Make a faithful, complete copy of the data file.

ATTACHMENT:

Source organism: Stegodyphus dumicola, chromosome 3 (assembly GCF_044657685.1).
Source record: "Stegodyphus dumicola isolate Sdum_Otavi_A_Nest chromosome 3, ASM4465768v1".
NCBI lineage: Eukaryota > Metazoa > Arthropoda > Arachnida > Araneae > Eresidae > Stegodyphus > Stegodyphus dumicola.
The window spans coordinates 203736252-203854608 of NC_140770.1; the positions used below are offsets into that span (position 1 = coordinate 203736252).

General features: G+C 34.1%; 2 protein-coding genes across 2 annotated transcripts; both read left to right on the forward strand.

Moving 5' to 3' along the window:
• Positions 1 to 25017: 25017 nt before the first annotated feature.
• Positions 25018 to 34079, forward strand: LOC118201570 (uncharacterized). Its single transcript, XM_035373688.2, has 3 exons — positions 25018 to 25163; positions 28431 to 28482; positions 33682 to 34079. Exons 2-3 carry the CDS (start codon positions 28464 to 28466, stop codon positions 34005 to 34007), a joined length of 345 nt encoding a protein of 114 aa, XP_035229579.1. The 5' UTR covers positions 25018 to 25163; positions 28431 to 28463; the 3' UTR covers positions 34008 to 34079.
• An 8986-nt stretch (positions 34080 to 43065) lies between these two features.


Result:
Source organism: Stegodyphus dumicola, chromosome 3 (assembly GCF_044657685.1).
Source record: "Stegodyphus dumicola isolate Sdum_Otavi_A_Nest chromosome 3, ASM4465768v1".
NCBI lineage: Eukaryota > Metazoa > Arthropoda > Arachnida > Araneae > Eresidae > Stegodyphus > Stegodyphus dumicola.
The window spans coordinates 203736252-203854608 of NC_140770.1; the positions used below are offsets into that span (position 1 = coordinate 203736252).

General features: G+C 34.1%; 2 protein-coding genes across 2 annotated transcripts; both read left to right on the forward strand.

Moving 5' to 3' along the window:
• Positions 1 to 25017: 25017 nt before the first annotated feature.
• Positions 25018 to 34079, forward strand: LOC118201570 (uncharacterized). Its single transcript, XM_035373688.2, has 3 exons — positions 25018 to 25163; positions 28431 to 28482; positions 33682 to 34079. Exons 2-3 carry the CDS (start codon positions 28464 to 28466, stop codon positions 34005 to 34007), a joined length of 345 nt encoding a protein of 114 aa, XP_035229579.1. The 5' UTR covers positions 25018 to 25163; positions 28431 to 28463; the 3' UTR covers positions 34008 to 34079.
• An 8986-nt stretch (positions 34080 to 43065) lies between these two features.